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Robert Hahn

Robert Hahn writes poems for grown-ups. Perhaps this is because he has waited-whether deliberately or by chance-to publish his first book until his sixth decade. Ripeness is all; gestation requires patience. All Clear, in the new James Dickey series edited by Richard Howard and published by the University of South Carolina Press, reproduces a myriad of things visible to mortal sight. Hahn looks diligently and with concentrated intelligence at nature and at art. He then goes on to contemplate all the relations between what we see and what we do not. Beneath a tone of Apollonian coolness abides a spring of rich Dionysian passion. But Hahn controls his passions literally by enclosing them in various stanzaic forms, by reining in his enthusiasms, and by making us aware of the ardors of "looking." Observation comes to mean both notice and participation. Like James Merrill, Hahn proves that a life dedicated to art, or an art informed by what simple-minded populists often deride as pretentious "high" culture, can attain relevance as well as grandeur. His poems, always elegant but never merely so, possess good humor, energy, and a thrilling commitment to almost everything in the world except the poet's own inner psyche. Hahn, mercifully, does without confession, egomania, surrealism, and the cannibalizing of friends and family. Even when he is anecdotal, a reader is aware of the organizing form that lifts the details of ordinary life into an artistic plot. Hahn knows what form can do, and what he can do with it. Where younger poets may cut their teeth on sonnets, villanelles, and so forth, Hahn has the audacity to include two brilliant sestinas that attest, above or beneath their charming refinements, to metaphysical questions and to the pathos of dying. Hahn has laid claim to wit and sobriety, those two staples of the Horatian temperament, as his stock in trade. All Clear comes upon calm after the thunderstorms of youth, and takes us into the clearing (of landscape, of vision) that only age and intelligence can make or appreciate. Adult readers have something to cheer about and be grateful for: Robert Hahn has given us wisdom without decrepitude.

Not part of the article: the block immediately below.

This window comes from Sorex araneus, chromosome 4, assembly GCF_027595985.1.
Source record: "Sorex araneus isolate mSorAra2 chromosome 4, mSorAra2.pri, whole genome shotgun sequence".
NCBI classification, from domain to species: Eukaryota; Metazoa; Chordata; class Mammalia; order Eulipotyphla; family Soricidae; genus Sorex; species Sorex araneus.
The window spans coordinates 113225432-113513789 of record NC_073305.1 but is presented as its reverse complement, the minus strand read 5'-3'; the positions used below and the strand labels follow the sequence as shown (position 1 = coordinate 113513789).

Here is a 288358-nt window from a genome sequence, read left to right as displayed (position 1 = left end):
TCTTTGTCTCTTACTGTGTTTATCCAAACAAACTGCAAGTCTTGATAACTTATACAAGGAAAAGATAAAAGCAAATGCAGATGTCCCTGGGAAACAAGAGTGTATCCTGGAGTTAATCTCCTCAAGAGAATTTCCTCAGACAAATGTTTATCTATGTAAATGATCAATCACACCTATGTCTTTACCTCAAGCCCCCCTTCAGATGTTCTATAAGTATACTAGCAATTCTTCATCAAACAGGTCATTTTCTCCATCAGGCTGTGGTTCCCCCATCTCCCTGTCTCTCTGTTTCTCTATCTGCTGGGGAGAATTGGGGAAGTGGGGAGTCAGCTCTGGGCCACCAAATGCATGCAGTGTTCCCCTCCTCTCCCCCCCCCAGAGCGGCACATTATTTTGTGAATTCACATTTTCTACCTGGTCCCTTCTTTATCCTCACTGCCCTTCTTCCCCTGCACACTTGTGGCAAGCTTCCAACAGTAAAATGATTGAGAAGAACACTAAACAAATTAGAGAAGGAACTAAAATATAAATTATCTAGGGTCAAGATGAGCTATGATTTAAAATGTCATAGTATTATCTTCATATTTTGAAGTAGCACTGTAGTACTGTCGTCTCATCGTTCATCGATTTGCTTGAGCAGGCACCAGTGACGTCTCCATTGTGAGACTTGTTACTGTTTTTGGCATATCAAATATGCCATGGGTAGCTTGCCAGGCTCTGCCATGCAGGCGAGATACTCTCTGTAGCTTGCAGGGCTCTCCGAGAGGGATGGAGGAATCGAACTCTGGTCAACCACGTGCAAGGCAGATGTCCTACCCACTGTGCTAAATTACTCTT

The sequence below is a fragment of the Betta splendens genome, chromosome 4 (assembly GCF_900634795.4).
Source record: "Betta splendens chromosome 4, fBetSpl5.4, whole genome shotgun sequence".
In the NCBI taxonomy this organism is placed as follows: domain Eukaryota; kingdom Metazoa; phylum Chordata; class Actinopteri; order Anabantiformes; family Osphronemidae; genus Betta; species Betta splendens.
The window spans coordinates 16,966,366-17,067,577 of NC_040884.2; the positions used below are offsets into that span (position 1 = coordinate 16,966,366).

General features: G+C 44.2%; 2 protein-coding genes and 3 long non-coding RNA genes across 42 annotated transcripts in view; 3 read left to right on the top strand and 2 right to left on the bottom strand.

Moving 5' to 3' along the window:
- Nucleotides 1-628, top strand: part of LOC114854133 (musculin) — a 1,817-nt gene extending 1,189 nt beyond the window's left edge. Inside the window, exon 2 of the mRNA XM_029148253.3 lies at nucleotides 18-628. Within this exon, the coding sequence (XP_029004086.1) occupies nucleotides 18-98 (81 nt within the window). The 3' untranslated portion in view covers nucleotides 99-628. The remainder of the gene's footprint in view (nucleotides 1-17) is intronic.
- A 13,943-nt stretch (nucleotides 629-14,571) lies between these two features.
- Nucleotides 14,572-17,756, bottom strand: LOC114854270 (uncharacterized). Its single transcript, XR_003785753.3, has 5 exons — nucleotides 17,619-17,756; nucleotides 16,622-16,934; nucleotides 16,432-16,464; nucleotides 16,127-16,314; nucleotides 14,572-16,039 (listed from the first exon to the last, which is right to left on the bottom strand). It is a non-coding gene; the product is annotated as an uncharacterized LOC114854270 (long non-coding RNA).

-Willard Spiegelman

Shelburne Farms Coachyard, Swallows, Schubert

Wittgenstein Eats

Heaven on Earth

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